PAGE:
(MCT) — CHICAGO — Chicago ended the year with 506 homicides, according to an unofficial tally released Tuesday, making 2012 the first year the city has had more than 500 homicides in four years, and marking an increase of more than 16 percent over last year’s total.
Crime experts caution not to read too much into year-to-year increases in homicides, especially since 2011’s and 2010’s 435 homicides were the lowest the city had seen in more than 40 years. But Chicago’s tally in 2012 was the highest since 2008 and the second highest since 2003.
Although it’s difficult to pinpoint a single cause for last year’s increase, statistics show the early part of 2012 suffered the biggest spike in homicides. Experts and some law enforcement sources believe the unseasonable warmth that hit Chicago during that period contributed to a homicide spike as high as 66 percent in April, and the month of March — the warmest March on record in Chicago — was especially hit hard when there were 53 homicides, up from 23 in March 2011.
Some law enforcement sources have also said the disbanding of two specialized units that swooped into “hot spots” to reduce violent crime has had an impact. Since police Superintendent Garry McCarthy was installed in May 2011 as the city’s top cop, he’s eliminated those strike forces whose success relied on swarming streets, intimidating and harassing gang members, and clamping down on any violence in the neighborhoods they targeted.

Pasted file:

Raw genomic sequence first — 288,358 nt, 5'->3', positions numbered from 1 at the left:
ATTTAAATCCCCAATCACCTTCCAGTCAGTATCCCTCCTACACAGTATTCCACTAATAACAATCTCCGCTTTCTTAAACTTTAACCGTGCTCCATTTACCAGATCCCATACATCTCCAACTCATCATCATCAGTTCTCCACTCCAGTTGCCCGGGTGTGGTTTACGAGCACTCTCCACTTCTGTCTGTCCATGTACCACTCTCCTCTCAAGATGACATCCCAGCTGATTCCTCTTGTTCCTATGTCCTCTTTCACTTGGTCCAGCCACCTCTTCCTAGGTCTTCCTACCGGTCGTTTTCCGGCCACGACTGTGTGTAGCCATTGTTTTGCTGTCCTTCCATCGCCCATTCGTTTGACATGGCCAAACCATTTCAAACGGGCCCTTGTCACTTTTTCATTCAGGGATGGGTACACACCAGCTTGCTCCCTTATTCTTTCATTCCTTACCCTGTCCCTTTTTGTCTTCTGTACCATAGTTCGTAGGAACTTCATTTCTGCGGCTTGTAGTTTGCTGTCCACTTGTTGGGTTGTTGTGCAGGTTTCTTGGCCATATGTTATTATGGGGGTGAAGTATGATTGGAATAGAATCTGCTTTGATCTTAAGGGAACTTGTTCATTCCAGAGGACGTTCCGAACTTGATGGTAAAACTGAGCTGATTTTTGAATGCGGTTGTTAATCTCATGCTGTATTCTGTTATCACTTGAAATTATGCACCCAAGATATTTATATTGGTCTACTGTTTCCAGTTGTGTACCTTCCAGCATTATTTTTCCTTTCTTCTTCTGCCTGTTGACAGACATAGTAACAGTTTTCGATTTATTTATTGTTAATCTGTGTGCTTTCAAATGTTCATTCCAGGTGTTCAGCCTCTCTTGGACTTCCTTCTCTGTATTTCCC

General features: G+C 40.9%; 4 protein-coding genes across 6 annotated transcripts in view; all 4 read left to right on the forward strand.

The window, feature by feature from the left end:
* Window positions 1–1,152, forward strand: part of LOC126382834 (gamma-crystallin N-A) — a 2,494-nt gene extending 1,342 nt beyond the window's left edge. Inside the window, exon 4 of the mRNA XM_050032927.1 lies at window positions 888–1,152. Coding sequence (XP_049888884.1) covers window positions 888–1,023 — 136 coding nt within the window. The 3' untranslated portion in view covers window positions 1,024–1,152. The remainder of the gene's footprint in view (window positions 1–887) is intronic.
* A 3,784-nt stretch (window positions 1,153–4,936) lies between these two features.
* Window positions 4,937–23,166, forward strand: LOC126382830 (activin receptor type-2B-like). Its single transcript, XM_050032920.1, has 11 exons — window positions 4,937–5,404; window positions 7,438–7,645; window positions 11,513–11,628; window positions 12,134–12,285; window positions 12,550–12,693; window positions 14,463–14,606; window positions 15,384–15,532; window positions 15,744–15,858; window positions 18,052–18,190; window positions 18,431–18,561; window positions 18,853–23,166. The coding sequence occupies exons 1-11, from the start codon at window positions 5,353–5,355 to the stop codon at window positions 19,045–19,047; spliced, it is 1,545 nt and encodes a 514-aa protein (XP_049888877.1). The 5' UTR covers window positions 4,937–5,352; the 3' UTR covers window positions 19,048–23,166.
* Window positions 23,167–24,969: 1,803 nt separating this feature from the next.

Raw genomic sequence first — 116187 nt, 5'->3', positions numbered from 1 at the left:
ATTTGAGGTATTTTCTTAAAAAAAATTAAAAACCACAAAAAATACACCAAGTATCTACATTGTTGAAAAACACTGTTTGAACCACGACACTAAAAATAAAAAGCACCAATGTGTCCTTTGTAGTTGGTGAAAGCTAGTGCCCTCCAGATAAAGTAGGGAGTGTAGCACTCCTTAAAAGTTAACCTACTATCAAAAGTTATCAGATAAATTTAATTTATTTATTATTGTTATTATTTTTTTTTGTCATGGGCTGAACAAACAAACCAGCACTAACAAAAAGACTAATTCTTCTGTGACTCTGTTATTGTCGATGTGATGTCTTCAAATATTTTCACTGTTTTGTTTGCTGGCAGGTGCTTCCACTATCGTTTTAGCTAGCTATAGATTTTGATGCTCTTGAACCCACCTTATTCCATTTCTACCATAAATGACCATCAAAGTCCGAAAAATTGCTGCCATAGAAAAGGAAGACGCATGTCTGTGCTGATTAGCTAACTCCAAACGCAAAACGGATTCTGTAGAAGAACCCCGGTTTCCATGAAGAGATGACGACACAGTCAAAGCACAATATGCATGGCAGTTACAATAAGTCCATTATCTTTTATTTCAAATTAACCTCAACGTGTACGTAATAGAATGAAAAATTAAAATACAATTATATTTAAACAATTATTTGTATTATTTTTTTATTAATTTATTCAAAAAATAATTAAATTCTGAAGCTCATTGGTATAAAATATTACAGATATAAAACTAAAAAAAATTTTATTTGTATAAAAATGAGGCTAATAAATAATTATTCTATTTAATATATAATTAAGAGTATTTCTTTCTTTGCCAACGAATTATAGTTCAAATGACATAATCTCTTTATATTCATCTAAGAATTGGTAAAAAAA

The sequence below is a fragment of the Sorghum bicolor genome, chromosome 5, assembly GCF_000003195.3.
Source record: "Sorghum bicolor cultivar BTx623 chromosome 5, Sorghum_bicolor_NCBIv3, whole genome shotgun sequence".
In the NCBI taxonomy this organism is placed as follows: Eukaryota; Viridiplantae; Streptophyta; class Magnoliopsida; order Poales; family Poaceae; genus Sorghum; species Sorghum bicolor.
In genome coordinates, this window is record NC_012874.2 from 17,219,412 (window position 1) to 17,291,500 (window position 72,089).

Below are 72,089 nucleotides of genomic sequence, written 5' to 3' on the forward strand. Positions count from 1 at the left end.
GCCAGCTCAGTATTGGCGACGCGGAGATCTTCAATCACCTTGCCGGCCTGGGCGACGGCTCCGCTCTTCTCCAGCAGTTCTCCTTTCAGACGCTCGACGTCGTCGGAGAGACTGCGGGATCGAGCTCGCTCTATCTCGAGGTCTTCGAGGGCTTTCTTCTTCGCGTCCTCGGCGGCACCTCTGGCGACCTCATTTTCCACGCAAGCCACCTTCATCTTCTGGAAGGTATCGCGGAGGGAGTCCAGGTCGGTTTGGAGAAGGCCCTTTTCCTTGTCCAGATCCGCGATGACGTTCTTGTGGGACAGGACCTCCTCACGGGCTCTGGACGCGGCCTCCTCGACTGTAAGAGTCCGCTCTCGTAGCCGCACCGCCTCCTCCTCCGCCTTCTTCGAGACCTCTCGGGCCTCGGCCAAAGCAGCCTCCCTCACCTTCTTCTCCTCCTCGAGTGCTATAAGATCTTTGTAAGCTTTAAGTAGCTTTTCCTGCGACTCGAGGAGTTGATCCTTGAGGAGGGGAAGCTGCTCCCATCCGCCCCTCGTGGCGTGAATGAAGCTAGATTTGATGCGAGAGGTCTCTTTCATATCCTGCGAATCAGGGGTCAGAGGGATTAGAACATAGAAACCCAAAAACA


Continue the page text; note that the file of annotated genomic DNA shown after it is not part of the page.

But McCarthy decided last year to move those roughly 450 officers to beat patrols in the hopes they would have more meaningful and positive interactions with the community. He’s replaced the strike forces with “area teams” to be used for saturation missions that are smaller than the old units but can be deployed by commanders closer to problem spots.
McCarthy has also said the proliferation of guns on Chicago’s streets, and the division of gangs into smaller factions, are to blame for the homicide surge.
Even though Chicago has the most police officers per 100,000 people out of the five major U.S. cities, many within the department and the police union have argued that more officers are needed on the street to combat the gun violence.